You will probably be aware that the DCLG released its response to the consultation on the localisation of council tax, available here.
Previously, Policy in Practice has said speculatively that we struggled to see how local authorities would be able to meet the requirements of the consultation set out by DCLG, while also meeting the requirements set out by the DWP. The only possible solution would have been to apply deductions in council tax support ‘at source’, while significantly restricting support to working age claimants and raising the administrative burden for local authorities and claimants. It appears that this is the solution the government are pressing ahead with.
- DCLG intend to proceed with plans to introduce localised schemes in 2013-14, ready before the launch of Universal Credit.
- 29% of respondents though that local authorities should have almost complete discretion
- 17% thought that schemes should be administered nationally, through Universal Credit (UC), a further 9% though that local schemes should be aligned with UC
- The government recognises that local authorities will need support in the design of these schemes
- Billing authorities will be the default lead authority for council tax schemes
- Local authorities will need support to develop tools to to model the caseload, based only in part on the previous years caseload
- Billing authorities will have to consult on the proposed schemes with precepting authorities and members of the public on, for example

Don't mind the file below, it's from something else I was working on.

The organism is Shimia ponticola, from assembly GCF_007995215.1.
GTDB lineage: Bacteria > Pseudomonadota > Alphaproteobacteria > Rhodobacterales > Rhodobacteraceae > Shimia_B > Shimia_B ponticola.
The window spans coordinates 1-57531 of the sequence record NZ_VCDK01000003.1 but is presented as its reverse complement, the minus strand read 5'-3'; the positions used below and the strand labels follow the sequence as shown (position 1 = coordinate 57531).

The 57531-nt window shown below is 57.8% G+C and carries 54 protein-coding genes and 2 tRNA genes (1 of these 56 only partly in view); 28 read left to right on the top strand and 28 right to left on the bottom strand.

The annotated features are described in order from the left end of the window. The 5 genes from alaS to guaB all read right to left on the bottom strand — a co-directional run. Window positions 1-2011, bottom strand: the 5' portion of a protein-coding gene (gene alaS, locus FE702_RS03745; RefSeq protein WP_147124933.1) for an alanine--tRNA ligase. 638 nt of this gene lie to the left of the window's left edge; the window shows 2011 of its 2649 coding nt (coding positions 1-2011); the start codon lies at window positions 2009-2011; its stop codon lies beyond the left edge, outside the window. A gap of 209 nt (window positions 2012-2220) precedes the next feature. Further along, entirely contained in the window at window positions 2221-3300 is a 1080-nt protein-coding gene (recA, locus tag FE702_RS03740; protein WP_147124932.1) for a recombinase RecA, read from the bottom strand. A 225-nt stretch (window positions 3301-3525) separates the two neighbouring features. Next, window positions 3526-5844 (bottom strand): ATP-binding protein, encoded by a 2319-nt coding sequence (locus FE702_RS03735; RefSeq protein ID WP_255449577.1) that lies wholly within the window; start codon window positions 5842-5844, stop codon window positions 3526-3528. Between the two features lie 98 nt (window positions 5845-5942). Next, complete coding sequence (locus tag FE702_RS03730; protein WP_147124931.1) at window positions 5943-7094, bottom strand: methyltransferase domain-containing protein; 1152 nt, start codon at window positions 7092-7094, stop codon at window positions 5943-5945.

- Categories of claimants entitled to a reduction in council tax, the size of the reduction and arrangements for risk sharing
- Support is expected to be provided as an up front discount to the (probably monthly) council tax bill
- Funding will be paid on an annual basis to major precepting authorities
- Authorities will be able to provide additional support on a discretionary basis
- The administration of schemes will need further work
- Local authorities will need to outline and consult on the procedures for making applications and appealing decisions
- DCLG will request that the DWP share data, to minimise duplicating work for claimants (ATLAS, LACI, LAID, ETD, CIS, Hubs)
- The government will assess the impact of housing benefit centralisation and transitional costs of moving to new arrangements
- This is to avoid putting pressure on local government finances and will consist of
- A one-off transition to the localised schemes
- Potentially provide model schemes, shared data, work with IT providers and provide support and guidance
- Details on how government will deal with accrued rights will be set out in due course
- New arrangements may include
- Personal allowances, premiums, non-dependent deductions, disregards, second adult rebate, taper
- Payments to pensioners will remain centrally managed and aren’t expected to form part of local schemes
Whatever the ultimate outcome, it is important that local authorities feel that they are able to take a genuinely active role in supporting people back into work, defining what they want from localism and articulating their role in the face to face delivery of Universal Credit.